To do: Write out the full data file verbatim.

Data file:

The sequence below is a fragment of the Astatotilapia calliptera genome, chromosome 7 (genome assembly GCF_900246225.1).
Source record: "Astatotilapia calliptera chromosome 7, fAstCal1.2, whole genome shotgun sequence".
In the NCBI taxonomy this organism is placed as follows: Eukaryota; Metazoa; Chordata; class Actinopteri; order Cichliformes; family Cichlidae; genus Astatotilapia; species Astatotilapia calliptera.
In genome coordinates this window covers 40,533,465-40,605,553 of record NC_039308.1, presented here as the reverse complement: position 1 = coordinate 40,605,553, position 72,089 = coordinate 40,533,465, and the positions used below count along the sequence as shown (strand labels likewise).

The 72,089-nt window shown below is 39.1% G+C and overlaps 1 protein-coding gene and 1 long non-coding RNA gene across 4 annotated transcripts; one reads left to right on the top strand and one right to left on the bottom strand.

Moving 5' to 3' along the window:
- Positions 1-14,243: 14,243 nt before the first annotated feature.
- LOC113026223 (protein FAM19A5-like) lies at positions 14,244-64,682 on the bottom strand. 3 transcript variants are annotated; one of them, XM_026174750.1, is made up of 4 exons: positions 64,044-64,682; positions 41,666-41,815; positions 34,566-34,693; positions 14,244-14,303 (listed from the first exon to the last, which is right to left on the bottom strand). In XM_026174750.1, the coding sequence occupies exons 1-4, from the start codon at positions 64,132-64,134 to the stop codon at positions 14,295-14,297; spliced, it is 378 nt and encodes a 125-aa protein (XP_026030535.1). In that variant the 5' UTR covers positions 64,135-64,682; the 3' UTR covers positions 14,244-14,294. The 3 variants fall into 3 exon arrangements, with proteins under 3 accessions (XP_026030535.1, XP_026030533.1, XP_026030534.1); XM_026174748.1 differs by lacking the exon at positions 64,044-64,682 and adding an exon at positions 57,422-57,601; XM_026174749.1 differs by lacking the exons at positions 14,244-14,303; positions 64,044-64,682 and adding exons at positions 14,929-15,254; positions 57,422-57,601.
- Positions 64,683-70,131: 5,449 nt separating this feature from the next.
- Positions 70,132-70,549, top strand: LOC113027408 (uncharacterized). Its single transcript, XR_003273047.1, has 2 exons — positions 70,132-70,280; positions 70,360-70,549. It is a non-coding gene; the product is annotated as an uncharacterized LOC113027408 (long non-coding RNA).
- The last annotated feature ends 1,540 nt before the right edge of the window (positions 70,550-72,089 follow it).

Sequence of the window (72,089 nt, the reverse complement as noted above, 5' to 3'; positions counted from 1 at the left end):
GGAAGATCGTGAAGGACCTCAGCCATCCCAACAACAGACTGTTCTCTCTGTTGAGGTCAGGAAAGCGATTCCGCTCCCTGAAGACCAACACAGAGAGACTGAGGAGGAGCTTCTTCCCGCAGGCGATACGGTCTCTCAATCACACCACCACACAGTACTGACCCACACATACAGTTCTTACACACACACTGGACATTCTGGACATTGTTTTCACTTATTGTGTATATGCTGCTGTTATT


The sequence below is a fragment of the Astatotilapia calliptera genome, chromosome 7 (genome assembly GCF_900246225.1).
Source record: "Astatotilapia calliptera chromosome 7, fAstCal1.2, whole genome shotgun sequence".
In the NCBI taxonomy this organism is placed as follows: Eukaryota; Metazoa; Chordata; class Actinopteri; order Cichliformes; family Cichlidae; genus Astatotilapia; species Astatotilapia calliptera.
In genome coordinates this window covers 40,533,465-40,605,553 of record NC_039308.1, presented here as the reverse complement: position 1 = coordinate 40,605,553, position 72,089 = coordinate 40,533,465, and the positions used below count along the sequence as shown (strand labels likewise).

The 72,089-nt window shown below is 39.1% G+C and overlaps 1 protein-coding gene and 1 long non-coding RNA gene across 4 annotated transcripts; one reads left to right on the top strand and one right to left on the bottom strand.

Moving 5' to 3' along the window:
- Positions 1-14,243: 14,243 nt before the first annotated feature.
- LOC113026223 (protein FAM19A5-like) lies at positions 14,244-64,682 on the bottom strand. 3 transcript variants are annotated; one of them, XM_026174750.1, is made up of 4 exons: positions 64,044-64,682; positions 41,666-41,815; positions 34,566-34,693; positions 14,244-14,303 (listed from the first exon to the last, which is right to left on the bottom strand). In XM_026174750.1, the coding sequence occupies exons 1-4, from the start codon at positions 64,132-64,134 to the stop codon at positions 14,295-14,297; spliced, it is 378 nt and encodes a 125-aa protein (XP_026030535.1). In that variant the 5' UTR covers positions 64,135-64,682; the 3' UTR covers positions 14,244-14,294. The 3 variants fall into 3 exon arrangements, with proteins under 3 accessions (XP_026030535.1, XP_026030533.1, XP_026030534.1); XM_026174748.1 differs by lacking the exon at positions 64,044-64,682 and adding an exon at positions 57,422-57,601; XM_026174749.1 differs by lacking the exons at positions 14,244-14,303; positions 64,044-64,682 and adding exons at positions 14,929-15,254; positions 57,422-57,601.
- Positions 64,683-70,131: 5,449 nt separating this feature from the next.
- Positions 70,132-70,549, top strand: LOC113027408 (uncharacterized). Its single transcript, XR_003273047.1, has 2 exons — positions 70,132-70,280; positions 70,360-70,549. It is a non-coding gene; the product is annotated as an uncharacterized LOC113027408 (long non-coding RNA).
- The last annotated feature ends 1,540 nt before the right edge of the window (positions 70,550-72,089 follow it).

Sequence of the window (72,089 nt, the reverse complement as noted above, 5' to 3'; positions counted from 1 at the left end):
GGAAGATCGTGAAGGACCTCAGCCATCCCAACAACAGACTGTTCTCTCTGTTGAGGTCAGGAAAGCGATTCCGCTCCCTGAAGACCAACACAGAGAGACTGAGGAGGAGCTTCTTCCCGCAGGCGATACGGTCTCTCAATCACACCACCACACAGTACTGACCCACACATACAGTTCTTACACACACACTGGACATTCTGGACATTGTTTTCACTTATTGTGTATATGCTGCTGTTATT